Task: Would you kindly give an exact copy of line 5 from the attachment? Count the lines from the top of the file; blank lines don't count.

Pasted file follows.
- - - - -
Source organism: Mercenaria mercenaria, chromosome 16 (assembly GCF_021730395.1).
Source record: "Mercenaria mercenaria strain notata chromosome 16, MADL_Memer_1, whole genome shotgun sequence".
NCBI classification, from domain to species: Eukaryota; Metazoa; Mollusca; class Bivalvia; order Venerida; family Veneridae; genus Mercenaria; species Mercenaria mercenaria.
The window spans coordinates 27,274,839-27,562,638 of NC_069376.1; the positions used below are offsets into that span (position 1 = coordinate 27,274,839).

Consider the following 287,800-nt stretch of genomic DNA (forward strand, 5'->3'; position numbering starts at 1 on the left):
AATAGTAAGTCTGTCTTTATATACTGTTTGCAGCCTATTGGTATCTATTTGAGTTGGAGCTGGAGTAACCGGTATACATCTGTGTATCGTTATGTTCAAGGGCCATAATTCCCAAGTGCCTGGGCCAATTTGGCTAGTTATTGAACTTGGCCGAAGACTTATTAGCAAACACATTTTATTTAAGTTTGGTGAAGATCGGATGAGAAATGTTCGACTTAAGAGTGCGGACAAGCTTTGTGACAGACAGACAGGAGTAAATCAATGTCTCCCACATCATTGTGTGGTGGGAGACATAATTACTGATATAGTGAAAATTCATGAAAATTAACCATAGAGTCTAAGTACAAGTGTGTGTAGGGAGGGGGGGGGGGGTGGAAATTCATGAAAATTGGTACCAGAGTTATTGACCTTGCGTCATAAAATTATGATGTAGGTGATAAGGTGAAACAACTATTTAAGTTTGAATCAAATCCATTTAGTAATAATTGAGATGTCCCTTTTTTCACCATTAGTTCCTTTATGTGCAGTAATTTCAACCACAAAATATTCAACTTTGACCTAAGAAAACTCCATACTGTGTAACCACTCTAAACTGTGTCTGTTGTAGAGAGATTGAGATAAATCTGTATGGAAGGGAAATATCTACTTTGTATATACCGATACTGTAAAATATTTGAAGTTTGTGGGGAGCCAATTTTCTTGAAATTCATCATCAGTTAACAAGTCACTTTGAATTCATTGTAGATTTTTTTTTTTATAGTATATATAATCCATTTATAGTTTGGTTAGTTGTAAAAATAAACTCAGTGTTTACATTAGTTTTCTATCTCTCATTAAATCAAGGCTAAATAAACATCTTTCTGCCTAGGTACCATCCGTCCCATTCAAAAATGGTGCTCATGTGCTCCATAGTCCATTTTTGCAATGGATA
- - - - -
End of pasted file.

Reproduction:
Consider the following 287,800-nt stretch of genomic DNA (forward strand, 5'->3'; position numbering starts at 1 on the left):